Travels with gay and Mary.  On the road....


It is time for our 55th Reunions!


We are really happy to be going back for reunion at Mount Holyoke and Williams. It seems to all fit in with plans at the Closter Nature Center for the deer fencing project. And we think that it might be interesting and fun to drive back instead of the usual plane flights. So, the planning starts in late winter as we think about people and places to visit. Having paper maps spread across the table feels good! 


We pack the car before heading to the Homeowner Association meeting and are ready to leave early on Friday May 17 on our way to the Sand Hills in Nebraska. Pretty soon we are off the Interstate and find empty roads. Sadly it is raining so the opportunity for birding is limited but we do pull off and enjoy seeing a Wilson’s phalarope.  The BNSF rail yard in Alliance is immense with over 300 tracks, but the little towns are pretty quiet.  Solar power arrays are really obvious. The Sand Hills are really great big dunes that were left over from the Inland Ocean that stretched all the way from what is now Texas up into Canada millions of years ago. Quite lovely – but seemingly only good for grazing cattle (over 500,000 head).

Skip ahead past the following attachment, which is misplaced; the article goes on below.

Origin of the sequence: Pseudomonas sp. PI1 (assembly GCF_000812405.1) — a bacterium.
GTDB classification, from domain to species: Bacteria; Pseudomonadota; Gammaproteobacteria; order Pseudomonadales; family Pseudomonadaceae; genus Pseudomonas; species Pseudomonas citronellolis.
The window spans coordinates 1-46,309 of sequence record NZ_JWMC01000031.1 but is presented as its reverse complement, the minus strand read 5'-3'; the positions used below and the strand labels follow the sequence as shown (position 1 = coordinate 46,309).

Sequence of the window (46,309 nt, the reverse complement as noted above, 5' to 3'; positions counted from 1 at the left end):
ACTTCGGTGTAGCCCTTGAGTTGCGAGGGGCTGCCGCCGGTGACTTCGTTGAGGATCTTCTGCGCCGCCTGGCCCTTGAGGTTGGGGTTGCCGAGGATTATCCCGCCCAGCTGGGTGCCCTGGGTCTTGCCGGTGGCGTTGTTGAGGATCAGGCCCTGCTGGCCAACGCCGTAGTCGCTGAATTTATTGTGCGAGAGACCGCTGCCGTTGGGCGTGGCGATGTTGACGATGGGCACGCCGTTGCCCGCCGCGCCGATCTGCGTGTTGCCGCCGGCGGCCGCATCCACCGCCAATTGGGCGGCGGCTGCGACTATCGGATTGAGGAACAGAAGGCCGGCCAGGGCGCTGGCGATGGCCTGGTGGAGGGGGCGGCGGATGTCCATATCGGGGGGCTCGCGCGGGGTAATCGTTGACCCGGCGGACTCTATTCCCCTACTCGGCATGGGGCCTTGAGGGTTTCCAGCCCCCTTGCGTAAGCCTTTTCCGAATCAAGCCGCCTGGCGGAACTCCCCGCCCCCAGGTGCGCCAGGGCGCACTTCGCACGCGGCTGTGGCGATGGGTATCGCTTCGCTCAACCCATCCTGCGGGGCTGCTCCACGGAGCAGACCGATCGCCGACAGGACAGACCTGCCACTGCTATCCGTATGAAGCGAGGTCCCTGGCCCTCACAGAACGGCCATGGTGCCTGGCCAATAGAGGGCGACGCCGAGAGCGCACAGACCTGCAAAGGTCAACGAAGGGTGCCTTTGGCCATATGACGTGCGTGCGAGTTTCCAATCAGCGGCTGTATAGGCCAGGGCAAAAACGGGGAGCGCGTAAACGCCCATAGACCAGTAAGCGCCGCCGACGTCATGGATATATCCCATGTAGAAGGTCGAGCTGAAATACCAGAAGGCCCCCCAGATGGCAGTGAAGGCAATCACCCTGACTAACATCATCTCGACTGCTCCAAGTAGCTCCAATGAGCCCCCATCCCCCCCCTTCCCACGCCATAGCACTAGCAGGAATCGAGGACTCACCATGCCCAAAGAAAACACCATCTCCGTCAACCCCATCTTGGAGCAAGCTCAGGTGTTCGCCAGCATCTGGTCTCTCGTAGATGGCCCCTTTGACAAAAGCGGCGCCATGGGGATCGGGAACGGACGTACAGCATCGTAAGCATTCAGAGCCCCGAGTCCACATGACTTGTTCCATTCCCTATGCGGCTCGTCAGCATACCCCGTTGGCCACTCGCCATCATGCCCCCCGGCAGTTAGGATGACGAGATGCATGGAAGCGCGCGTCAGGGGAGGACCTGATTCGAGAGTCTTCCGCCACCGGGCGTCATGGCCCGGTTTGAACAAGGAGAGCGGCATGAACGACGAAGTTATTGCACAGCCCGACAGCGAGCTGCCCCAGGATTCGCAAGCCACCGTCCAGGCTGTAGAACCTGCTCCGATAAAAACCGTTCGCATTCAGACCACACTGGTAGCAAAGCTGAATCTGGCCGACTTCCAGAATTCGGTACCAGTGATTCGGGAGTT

We are headed to Gothenburg, NE and just outside of town, Mary’s phone comes alive with a tornado alert – somewhere in “the vicinity” – and as we pull into our motel – the town sirens are blaring a further warning. The bath tub is suggested for shelter as we check in and then we are asked to come to the lobby and sit it out. Not everyone pays attention to this. Great hamburgers for dinner after this is all over. In the morning, the hostess asks if we had been “here” for the tornado. She lived 8 miles away in Cozac and stood on her porch looking as it passed through maybe 1 ½ miles on the other side of town. Pretty nonchalant.


The weather for our trip was really very good.  Most mornings it would be in the mid 50’s. It hit 90 on one day. While at Holyoke and Williams we had 2 glorious weekends. Some heavy rain while in NJ and then we had 2 massive rain showers in Kansas were visibility dropped to “nil”. Our morning in West Virginia was chilly – 45 degrees—but then the sun came out.  The impact of a very wet spring was noticeable all across the country as farmers were waiting for fields to dry an out so they could plant crops. The “black dirt” in Iowa is clearly meant for farming. And the apple trees were in full blossom as we drive through the NY Finger Lakes region. And then it snowed up in the Rockies just after we got back to Colorado.